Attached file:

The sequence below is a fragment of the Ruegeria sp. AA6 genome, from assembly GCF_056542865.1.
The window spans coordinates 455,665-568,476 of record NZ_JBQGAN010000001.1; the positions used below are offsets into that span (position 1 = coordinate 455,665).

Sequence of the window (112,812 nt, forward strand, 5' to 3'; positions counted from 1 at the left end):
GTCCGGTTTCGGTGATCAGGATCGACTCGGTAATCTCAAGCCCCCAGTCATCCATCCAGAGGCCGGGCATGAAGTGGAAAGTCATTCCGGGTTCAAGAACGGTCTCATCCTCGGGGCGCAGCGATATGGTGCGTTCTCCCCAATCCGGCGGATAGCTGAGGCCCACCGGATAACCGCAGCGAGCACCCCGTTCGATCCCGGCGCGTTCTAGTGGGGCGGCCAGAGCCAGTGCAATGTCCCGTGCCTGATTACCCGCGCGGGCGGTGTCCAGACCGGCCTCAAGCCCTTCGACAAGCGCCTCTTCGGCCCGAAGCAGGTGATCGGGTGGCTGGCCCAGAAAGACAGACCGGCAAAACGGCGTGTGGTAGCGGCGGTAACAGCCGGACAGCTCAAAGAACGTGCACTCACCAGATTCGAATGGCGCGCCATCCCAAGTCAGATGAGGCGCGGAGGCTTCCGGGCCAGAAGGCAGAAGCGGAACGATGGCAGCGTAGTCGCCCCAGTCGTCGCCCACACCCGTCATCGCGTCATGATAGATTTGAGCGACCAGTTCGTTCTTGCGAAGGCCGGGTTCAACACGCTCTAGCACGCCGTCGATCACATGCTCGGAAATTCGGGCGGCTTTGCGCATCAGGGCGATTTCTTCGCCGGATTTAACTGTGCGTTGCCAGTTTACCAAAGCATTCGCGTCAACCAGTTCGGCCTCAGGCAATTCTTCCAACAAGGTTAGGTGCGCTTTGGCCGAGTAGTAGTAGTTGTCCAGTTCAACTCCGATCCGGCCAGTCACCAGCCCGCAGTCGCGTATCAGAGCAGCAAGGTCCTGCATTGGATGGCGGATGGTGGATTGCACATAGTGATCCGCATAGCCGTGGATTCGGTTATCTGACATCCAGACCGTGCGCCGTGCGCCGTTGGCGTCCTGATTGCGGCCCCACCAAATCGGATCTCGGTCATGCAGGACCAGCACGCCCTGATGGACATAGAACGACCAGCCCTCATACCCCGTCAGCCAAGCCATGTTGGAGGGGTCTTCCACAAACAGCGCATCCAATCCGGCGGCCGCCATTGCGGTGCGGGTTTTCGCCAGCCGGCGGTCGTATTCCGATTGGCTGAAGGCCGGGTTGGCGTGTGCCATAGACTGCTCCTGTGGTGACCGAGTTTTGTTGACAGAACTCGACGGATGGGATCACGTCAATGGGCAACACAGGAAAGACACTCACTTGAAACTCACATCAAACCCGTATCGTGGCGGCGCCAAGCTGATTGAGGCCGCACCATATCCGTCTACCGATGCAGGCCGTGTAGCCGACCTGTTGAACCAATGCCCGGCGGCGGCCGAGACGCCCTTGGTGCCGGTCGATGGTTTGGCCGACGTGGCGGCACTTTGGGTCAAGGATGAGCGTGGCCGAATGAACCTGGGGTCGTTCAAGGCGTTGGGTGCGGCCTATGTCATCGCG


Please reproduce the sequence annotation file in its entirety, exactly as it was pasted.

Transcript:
The sequence below is a fragment of the Ruegeria sp. AA6 genome, from assembly GCF_056542865.1.
The window spans coordinates 455,665-568,476 of record NZ_JBQGAN010000001.1; the positions used below are offsets into that span (position 1 = coordinate 455,665).

Sequence of the window (112,812 nt, forward strand, 5' to 3'; positions counted from 1 at the left end):
GTCCGGTTTCGGTGATCAGGATCGACTCGGTAATCTCAAGCCCCCAGTCATCCATCCAGAGGCCGGGCATGAAGTGGAAAGTCATTCCGGGTTCAAGAACGGTCTCATCCTCGGGGCGCAGCGATATGGTGCGTTCTCCCCAATCCGGCGGATAGCTGAGGCCCACCGGATAACCGCAGCGAGCACCCCGTTCGATCCCGGCGCGTTCTAGTGGGGCGGCCAGAGCCAGTGCAATGTCCCGTGCCTGATTACCCGCGCGGGCGGTGTCCAGACCGGCCTCAAGCCCTTCGACAAGCGCCTCTTCGGCCCGAAGCAGGTGATCGGGTGGCTGGCCCAGAAAGACAGACCGGCAAAACGGCGTGTGGTAGCGGCGGTAACAGCCGGACAGCTCAAAGAACGTGCACTCACCAGATTCGAATGGCGCGCCATCCCAAGTCAGATGAGGCGCGGAGGCTTCCGGGCCAGAAGGCAGAAGCGGAACGATGGCAGCGTAGTCGCCCCAGTCGTCGCCCACACCCGTCATCGCGTCATGATAGATTTGAGCGACCAGTTCGTTCTTGCGAAGGCCGGGTTCAACACGCTCTAGCACGCCGTCGATCACATGCTCGGAAATTCGGGCGGCTTTGCGCATCAGGGCGATTTCTTCGCCGGATTTAACTGTGCGTTGCCAGTTTACCAAAGCATTCGCGTCAACCAGTTCGGCCTCAGGCAATTCTTCCAACAAGGTTAGGTGCGCTTTGGCCGAGTAGTAGTAGTTGTCCAGTTCAACTCCGATCCGGCCAGTCACCAGCCCGCAGTCGCGTATCAGAGCAGCAAGGTCCTGCATTGGATGGCGGATGGTGGATTGCACATAGTGATCCGCATAGCCGTGGATTCGGTTATCTGACATCCAGACCGTGCGCCGTGCGCCGTTGGCGTCCTGATTGCGGCCCCACCAAATCGGATCTCGGTCATGCAGGACCAGCACGCCCTGATGGACATAGAACGACCAGCCCTCATACCCCGTCAGCCAAGCCATGTTGGAGGGGTCTTCCACAAACAGCGCATCCAATCCGGCGGCCGCCATTGCGGTGCGGGTTTTCGCCAGCCGGCGGTCGTATTCCGATTGGCTGAAGGCCGGGTTGGCGTGTGCCATAGACTGCTCCTGTGGTGACCGAGTTTTGTTGACAGAACTCGACGGATGGGATCACGTCAATGGGCAACACAGGAAAGACACTCACTTGAAACTCACATCAAACCCGTATCGTGGCGGCGCCAAGCTGATTGAGGCCGCACCATATCCGTCTACCGATGCAGGCCGTGTAGCCGACCTGTTGAACCAATGCCCGGCGGCGGCCGAGACGCCCTTGGTGCCGGTCGATGGTTTGGCCGACGTGGCGGCACTTTGGGTCAAGGATGAGCGTGGCCGAATGAACCTGGGGTCGTTCAAGGCGTTGGGTGCGGCCTATGTCATCGCG